Tag Archives: spirituality

Twelve

Twelve (2013)

This work was commissioned by Cornerstone City Church for display at the Jasper Centre in Rochester, Kent. It is based upon the foundation stones of the ‘New Jerusalem’ as described in Revelation and uses geometry to symbolise the hope of the church:

 “Then I saw a new heaven and a new earth, for the first heaven and the first earth had passed away, and there was no longer any sea. I saw the Holy City, the new Jerusalem, coming down out of heaven from God, prepared as a bride beautifully dressed for her husband. And I heard a loud voice from the throne saying, “Look! God’s dwelling place is now among the people, and he will dwell with them. They will be his people, and God himself will be with them and be their God. He will wipe every tear from their eyes. There will be no more death or mourning or crying or pain, for the old order of things has passed away.” Revelation 21:1-4

The colours of the gem stones are painted in order of appearance as listed within the Biblical text, Revelation 21:19-20:

“The foundations of the city walls were decorated with every kind of precious stone. The first foundation was jasper, the second sapphire, the third agate, the fourth emerald, 20 the fifth onyx, the sixth ruby, the seventh chrysolite, the eighth beryl, the ninth topaz, the tenth turquoise, the eleventh jacinth, and the twelfth amethyst.”

The variance in biblical translations, the ambiguity over some gem colours and the variety of colour, tone and temperature within each gem type allows for a fluid interpretation within the painting; more than one colour per gem is portrayed and therefore more than twelve colours exist in this painting.  This is meant to signify the diversity within the Church (as the Bride of Christ) in that the ‘bride’ i.e. the ‘Lamb’s wife’ also appears to be the ‘New Jerusalem’ in Revelation 21:9-10

“Come, I will show you the bride, the wife of the Lamb.” 10 And he carried me away in the Spirit to a mountain great and high, and showed me the Holy City, Jerusalem, coming down out of heaven from God.

Here the identity of this place seems to be entwined with the identity of its people through the joining of heaven and earth; this is the hope of ‘a city that is to come’ Hebrews 13:15

This is the other version of the painting:

painting entitled "Twelve I"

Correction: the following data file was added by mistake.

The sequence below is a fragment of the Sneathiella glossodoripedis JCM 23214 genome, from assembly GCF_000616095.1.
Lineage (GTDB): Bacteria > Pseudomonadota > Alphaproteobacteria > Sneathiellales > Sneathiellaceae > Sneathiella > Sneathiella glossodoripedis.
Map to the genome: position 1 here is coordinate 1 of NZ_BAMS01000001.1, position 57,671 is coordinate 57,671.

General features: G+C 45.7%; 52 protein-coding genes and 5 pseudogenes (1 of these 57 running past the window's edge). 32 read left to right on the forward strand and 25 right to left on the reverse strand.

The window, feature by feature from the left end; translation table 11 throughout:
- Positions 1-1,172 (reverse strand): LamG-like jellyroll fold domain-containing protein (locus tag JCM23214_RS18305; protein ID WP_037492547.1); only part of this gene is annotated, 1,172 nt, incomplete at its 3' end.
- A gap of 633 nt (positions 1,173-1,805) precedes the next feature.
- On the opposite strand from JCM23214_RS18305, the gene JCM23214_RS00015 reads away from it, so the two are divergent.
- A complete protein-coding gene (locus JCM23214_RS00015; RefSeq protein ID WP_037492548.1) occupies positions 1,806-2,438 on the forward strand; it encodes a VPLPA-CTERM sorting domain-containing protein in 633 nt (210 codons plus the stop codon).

Twelve I (2014)

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Passio

Painting entitled "Passio"

Passio (2011)

This collage came about through the idea of creating a work of art about the meaning of death following on from a previous piece about ‘the meaning of life.’ As in the preceding work, I used interior decorators’ colour swatches and noticed a colour called ‘Passion Flower’. I didn’t know the significance of the name ‘Passion Flower’ in relation to my theme, but I was inspired to research this flower and discovered the information below. This provided the concept of making an abstract design based on the Passion Flower symbolism. I have used a broken shed as a background support by re-assembling the panels and cutting them into a triangle shape. The piece is therefore not a single item, but many parts made into one.

“Literally, the word ‘passion’ is derived from its Latin source passio which means ‘to suffer’. In fact, passion indicates the sufferings on the cross and the death of Christ. It is called ‘passion-flower’ due to parts of the flower resembling the crown of thorns, nails and other symbols of Christ’s suffering. It is a prominent Christian flower symbol as its pointed leaf resembles a spear, the tendrils the whips, the column of the ovary signifies the cross and the dark circle of threads in the centre the crown of thorns. The flower portrays the passion of Christ. If the flower were white, as in the ‘Constance Elliot’ variety, it denotes piety; blue means heaven. The three days’ life span of the flower is supposed to mean- “so shall the son of man be three days and nights in the heart of the earth” www.arenaflowers.com

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Future Creative

1. Describe your creative process in relation to the following four headings:

Question Connect Imagine Reflect

I view my creative approach as an enquiry of the five senses. There is the Question of looking which when translated to the issue of re-presentation brings up questions such as: What can be included or excluded? What is essential or peripheral? The answers to these questions will involve questions pertaining to the other senses. For example, touch; how does the paint feel in my hands or between my toes? Another question might be: What would happen if I limited one of the senses? Lately I have been painting through limited visual stimuli. This has resulted in bringing other senses to the fore, like hearing, in the creation of a work. Instead of looking at nature, I can hear it through the window and this feeds into the creative process.

Inside Outside